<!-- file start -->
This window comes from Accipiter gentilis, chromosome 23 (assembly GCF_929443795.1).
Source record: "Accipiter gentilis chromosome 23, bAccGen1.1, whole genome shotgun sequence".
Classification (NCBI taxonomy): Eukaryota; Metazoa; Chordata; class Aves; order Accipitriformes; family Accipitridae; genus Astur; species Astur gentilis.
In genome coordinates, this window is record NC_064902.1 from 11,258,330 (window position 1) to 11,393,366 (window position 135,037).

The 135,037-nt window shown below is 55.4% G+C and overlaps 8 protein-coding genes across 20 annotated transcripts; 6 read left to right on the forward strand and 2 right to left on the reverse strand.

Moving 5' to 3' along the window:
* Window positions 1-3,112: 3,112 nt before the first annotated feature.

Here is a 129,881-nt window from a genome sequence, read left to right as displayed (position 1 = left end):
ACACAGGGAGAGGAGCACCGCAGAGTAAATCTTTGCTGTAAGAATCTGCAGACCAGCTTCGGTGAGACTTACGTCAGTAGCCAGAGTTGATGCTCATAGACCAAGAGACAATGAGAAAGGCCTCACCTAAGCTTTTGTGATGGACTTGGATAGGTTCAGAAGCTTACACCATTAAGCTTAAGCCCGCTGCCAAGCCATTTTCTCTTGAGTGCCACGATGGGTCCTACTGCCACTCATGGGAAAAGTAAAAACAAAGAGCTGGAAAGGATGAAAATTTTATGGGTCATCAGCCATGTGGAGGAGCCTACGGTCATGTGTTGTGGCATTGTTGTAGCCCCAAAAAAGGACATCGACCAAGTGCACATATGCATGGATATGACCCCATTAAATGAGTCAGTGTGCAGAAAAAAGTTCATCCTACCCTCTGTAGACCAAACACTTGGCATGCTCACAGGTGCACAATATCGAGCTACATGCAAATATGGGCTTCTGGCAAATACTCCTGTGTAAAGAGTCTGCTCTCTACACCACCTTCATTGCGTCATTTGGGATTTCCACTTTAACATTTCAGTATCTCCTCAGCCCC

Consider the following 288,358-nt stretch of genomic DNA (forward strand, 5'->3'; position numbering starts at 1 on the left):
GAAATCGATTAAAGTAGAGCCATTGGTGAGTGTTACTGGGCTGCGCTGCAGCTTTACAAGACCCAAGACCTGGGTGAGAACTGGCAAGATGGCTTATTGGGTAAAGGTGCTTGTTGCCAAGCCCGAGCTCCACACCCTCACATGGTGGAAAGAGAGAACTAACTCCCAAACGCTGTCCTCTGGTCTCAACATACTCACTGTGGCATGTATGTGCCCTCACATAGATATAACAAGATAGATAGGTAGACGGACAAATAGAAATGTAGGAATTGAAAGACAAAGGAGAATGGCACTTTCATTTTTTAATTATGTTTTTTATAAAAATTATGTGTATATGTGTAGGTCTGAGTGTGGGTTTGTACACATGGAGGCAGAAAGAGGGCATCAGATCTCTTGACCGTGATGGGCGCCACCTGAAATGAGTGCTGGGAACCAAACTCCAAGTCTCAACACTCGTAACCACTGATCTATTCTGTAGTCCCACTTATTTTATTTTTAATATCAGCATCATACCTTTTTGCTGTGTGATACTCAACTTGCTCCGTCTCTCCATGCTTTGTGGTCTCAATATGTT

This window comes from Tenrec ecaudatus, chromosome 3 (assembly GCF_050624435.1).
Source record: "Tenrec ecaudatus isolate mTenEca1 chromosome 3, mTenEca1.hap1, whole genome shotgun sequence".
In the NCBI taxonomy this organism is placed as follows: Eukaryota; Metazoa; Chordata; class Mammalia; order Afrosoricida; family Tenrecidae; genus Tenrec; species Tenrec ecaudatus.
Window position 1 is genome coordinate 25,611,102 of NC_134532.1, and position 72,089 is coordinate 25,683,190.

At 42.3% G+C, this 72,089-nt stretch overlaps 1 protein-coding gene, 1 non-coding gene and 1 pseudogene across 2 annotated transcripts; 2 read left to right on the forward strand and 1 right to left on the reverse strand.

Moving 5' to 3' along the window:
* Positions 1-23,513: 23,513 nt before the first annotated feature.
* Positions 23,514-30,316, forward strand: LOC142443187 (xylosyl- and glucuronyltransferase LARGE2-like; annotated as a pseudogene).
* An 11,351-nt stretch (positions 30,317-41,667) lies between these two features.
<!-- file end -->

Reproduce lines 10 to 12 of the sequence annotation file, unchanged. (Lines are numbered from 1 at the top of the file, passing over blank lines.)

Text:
Consider the following 288,358-nt stretch of genomic DNA (forward strand, 5'->3'; position numbering starts at 1 on the left):
GAAATCGATTAAAGTAGAGCCATTGGTGAGTGTTACTGGGCTGCGCTGCAGCTTTACAAGACCCAAGACCTGGGTGAGAACTGGCAAGATGGCTTATTGGGTAAAGGTGCTTGTTGCCAAGCCCGAGCTCCACACCCTCACATGGTGGAAAGAGAGAACTAACTCCCAAACGCTGTCCTCTGGTCTCAACATACTCACTGTGGCATGTATGTGCCCTCACATAGATATAACAAGATAGATAGGTAGACGGACAAATAGAAATGTAGGAATTGAAAGACAAAGGAGAATGGCACTTTCATTTTTTAATTATGTTTTTTATAAAAATTATGTGTATATGTGTAGGTCTGAGTGTGGGTTTGTACACATGGAGGCAGAAAGAGGGCATCAGATCTCTTGACCGTGATGGGCGCCACCTGAAATGAGTGCTGGGAACCAAACTCCAAGTCTCAACACTCGTAACCACTGATCTATTCTGTAGTCCCACTTATTTTATTTTTAATATCAGCATCATACCTTTTTGCTGTGTGATACTCAACTTGCTCCGTCTCTCCATGCTTTGTGGTCTCAATATGTT

This window comes from Tenrec ecaudatus, chromosome 3 (assembly GCF_050624435.1).